Venous thromboembolism is a disease characterized by the formation of a thrombus in the venous bloodstream. It affects most often the veins of the lower limbs – deep venous thrombosis, and lungs – pulmonary thromboembolism.
Pregnancy is a condition of the female organism that predisposes to thrombotic events. The incidence of venous thromboembolism in pregnant women is 4-5 times higher than that of non-pregnant women. The reason for this is the presence in the future mother of the three leading factors called Virhov Triad for thrombosis: venous stenosis, vascular wall damage and hypercoagulation. Hypercoagulation is a physiological change, normal for pregnancy. In the puerperium, the time from birth to the eighth week after, the blood clotting parameters gradually become normal.
What are the risk factors for a thrombotic event during pregnancy?
Many risk factors – inherited or acquired – have been proven to develop thromboembolism during pregnancy. The most common are hereditary factors – gene mutations associated with the coding of proteins involved in blood clotting (hereditary thrombophilias) – Factor V Leiden mutation, prothrombin gene mutation G20210A, antithrombin III deficiency, plasminogen activation disorders, and etc.
Acquired risk factors include obesity, immobilization of the pregnant woman for more than 4 days, traumas, estrogen therapy, varicose veins, airplanes lasting over 5 hours. It was found that in pregnant women over the age of 35, the incidence of thrombotic events was significantly higher in pregnant women under this age. Also, patients undergoing assisted reproductive technologies are at an increased risk of deep venous thrombosis of the upper limbs due to activation of the coagulation system by high serum estrogen levels.
The highest risk of a thrombotic event occurs during the third trimester of pregnancy and during the first week after birth. Venous slack – one of the conditions for forming a thrombus, may occur in the first trimester, but its peak is in 36 g. It is due to the hormone-induced progesterone vasodilatation and the compression of pelvic venous vessels from the pregnant uterus.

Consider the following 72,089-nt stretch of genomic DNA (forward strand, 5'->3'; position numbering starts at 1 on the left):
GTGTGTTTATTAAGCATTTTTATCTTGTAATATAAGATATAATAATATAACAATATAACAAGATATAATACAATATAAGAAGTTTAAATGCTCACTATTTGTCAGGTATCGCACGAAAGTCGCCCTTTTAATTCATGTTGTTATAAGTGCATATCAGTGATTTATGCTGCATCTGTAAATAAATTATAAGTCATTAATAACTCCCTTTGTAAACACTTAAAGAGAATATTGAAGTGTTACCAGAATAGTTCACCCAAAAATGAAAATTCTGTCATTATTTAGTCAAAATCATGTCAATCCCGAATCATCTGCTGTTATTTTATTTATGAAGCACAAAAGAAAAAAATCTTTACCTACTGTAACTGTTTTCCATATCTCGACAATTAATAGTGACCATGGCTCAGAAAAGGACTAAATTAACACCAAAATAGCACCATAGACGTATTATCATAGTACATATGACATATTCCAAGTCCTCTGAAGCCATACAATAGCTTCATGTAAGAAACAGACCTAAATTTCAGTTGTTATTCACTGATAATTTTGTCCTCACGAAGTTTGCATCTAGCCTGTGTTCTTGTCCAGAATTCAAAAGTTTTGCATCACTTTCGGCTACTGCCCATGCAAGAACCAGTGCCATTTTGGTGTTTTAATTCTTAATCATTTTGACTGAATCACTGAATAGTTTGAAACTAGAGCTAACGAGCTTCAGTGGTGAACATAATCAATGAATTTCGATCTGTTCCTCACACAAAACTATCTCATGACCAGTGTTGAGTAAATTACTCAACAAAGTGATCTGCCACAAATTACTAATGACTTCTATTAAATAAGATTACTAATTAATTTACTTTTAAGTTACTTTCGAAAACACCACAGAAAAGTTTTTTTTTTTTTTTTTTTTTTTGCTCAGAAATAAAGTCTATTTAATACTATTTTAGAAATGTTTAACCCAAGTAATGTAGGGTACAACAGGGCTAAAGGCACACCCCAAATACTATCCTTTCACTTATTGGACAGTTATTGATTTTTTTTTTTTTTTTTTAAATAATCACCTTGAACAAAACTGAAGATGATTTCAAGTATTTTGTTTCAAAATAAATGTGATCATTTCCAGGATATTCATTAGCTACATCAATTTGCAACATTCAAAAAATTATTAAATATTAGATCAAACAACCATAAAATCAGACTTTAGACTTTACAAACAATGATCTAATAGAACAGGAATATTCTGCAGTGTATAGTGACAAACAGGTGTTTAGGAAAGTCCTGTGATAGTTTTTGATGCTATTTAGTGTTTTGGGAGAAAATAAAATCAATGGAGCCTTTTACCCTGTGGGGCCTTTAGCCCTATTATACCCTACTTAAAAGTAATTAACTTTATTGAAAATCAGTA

What are the clinical symptoms of venous thromboembolism?
Symptoms of venous thromboembolism during pregnancy are similar to those of non-pregnant women. Deep venous thrombosis is manifested with pain and discomfort, swelling and increased circumference of the affected limb. Sometimes there is pain in the abdomen. It should be borne in mind that swelling and discomfort in the lower limbs are symptoms that occur in a normal pregnancy.
Pulmonary embolism is clinically manifested by dyspnoea (difficulty in breathing), tachycardia (increase in heart rate), chest pain and haemoptysis (sputum of blood).
What’s the Proper Treatment?
Any woman with a thrombotic event and / or hereditary thrombophilia who is planning a pregnancy should always consult a specialist for appointment to thromboprophylaxis.
The most commonly used anticoagulant is heparin. It is not toxic to the fetus as it does not cross the placenta. Disadvantages of treatment with this drug are its parenteral administration and the induced thrombocytopenia over time (platelet count reduction). For these reasons, during the pregnancy, treatment is performed with low molecular weight heparins dosed subcutaneously at twice daily intake. They have good thrombophilic efficacy, are safe, and have been shown to have less rare bleeding episodes.
Oral anticoagulants taken by the woman before pregnancy must necessarily be replaced up to 7 weeks. with low molecular weight heparins due to their teratogenic effects on the fetus.
In women with recurrent thrombotic events and contraindications for anticoagulation therapy, it is appropriate to place a lower empty vein filter.